One of the main challenges is to learn to function within a team composed of members that have different – and sometimes even opposed – ways of learning and interacting. Getting to know each member of the team through informal conversations, as well as educating team members about the meaning of the Myer Briggs test results, is a good starting point to understand how each member differs from others and the individual and unique value that each one adds to the whole. The key to a successful and balanced team is to have complementary skills and the ability to understand and be able to work with other with different styles and background. Sometime, this kind of people are called “T shaped”, because they have depth of knowledge in an area (the vertical line in the T) but they are well suit to communicate and work with other “T shaped” experts in different fields (represented by the horizontal line in the T).
The Story of Success December 7, 2009Posted by Hernan Haro in Outliers, [Books] Leadership & Change.
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This fascinating book by Malcolm Gladwell presents a new view on success. Malcolm picked up a number of famous success stories – from Bill Gates to The Beatles – and methodically finds the factors that helped them succeed. According to Outliers, success arises out of the steady accumulation of advantages: when and where you are born, what your parents did for a living, and what the circumstances of your upbringing were all make significant difference in how well you do in the world.
One of the stories that really caught my attention is what Malcolm calls “The Ethnic Theory of Plane Crashes”. The key to understand this theory is on the Power Distance Index (PDI), developed by the Dutch psychologist Geert Hofstade while working at IBM in the 1960s and 1970s. The PDI measures the attitude that a culture has toward hierarchy, specifically with how much a particular culture vales and respects authority. The famous plan crash of Avianca sadly showed the PDI in action. Avianca is a Colombian airline, and in the day of the accident the pilot was trying to land at New York, JFK airport. The Colombian culture has a very high PDI, meaning that they’re very respectful of hierarchy, whilst the US culture has a low PDI. What happened was that the Avianca’s plane was running out of fuel and they were told to circulate around JFK because of heavy traffic. The crew couldn’t explain to Air Traffic Control (ATC) that they were ALMOST out of fuel, until it was too late. They never said the word EMERGENCY, because they expected the ATC to make the decisions and didn’t want to interfere. On the other hand, ATC never knew the situation was sever, because in low PDI societies they would have expected the captain to shout commanding “immediate landing” instead of waiting.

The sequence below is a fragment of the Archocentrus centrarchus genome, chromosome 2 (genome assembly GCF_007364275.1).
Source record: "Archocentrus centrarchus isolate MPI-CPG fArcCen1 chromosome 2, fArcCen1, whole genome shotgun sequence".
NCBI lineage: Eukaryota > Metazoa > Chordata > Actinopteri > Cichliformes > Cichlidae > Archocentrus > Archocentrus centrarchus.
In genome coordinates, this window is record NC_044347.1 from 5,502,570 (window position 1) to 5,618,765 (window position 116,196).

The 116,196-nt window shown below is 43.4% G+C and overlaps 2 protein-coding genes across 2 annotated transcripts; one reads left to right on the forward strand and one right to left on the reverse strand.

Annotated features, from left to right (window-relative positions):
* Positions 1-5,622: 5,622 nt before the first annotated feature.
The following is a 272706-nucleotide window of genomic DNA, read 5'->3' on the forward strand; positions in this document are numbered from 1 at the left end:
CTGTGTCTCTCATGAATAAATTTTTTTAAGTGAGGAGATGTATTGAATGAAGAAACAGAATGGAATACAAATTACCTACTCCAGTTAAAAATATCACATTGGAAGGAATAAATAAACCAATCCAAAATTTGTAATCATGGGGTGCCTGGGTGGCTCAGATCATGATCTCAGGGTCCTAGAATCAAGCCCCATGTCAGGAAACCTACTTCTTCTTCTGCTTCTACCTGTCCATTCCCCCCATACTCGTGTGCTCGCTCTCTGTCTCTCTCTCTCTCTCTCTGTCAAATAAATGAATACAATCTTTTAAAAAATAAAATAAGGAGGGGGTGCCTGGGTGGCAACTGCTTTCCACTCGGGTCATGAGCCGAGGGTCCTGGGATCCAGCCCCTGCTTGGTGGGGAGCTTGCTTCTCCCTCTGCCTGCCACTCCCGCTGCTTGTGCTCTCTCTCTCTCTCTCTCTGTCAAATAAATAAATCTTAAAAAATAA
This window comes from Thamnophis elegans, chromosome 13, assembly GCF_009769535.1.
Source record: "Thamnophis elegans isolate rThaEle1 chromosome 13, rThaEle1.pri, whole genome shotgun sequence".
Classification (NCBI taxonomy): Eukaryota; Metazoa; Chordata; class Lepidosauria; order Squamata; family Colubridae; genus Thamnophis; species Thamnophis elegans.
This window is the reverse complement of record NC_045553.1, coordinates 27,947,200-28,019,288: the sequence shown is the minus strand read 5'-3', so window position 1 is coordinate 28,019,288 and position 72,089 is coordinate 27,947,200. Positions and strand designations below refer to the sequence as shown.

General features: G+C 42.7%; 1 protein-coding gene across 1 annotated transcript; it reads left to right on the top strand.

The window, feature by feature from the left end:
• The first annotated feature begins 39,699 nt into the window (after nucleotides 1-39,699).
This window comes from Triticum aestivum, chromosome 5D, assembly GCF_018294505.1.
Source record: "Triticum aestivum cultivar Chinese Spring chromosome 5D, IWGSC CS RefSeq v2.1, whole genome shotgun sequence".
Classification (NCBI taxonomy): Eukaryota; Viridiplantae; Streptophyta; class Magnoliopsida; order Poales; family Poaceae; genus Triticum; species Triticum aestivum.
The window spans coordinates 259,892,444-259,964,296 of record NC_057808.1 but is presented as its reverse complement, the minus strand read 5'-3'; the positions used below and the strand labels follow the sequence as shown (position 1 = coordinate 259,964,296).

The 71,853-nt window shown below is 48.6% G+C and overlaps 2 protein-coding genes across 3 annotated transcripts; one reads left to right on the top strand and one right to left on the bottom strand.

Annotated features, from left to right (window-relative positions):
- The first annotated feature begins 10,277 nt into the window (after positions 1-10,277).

Poverty gap is growing FAST September 30, 2009Posted by Hernan Haro in As The Future Catches You.
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After reading As the Future Catches You my concern about the poverty gap became stronger than ever. Countries that are poor, and survive mostly thanks to their natural resources can no longer rely on that. The fact that Holland is the greatest flower exporter is a great example of how the world has changed.
I was borne and raised in a country with vast extensions of rich land, when you just have to drop a seed anywhere in the country side… and a plant or a tree will grow. That helped us in the past to be a wealthy society but also hid the need to master technology.
The science-genomics-technology revolution is – and will keep – producing the devaluation, and maybe disappearance, of most low knowledge intensive jobs. Those who don’t know how to add real value in this era will find HARD to get a new job… becoming poorer and with less access to education. All that will prevent them from providing good education (technology / science) to their children, who will find really hard to break that vicious circle…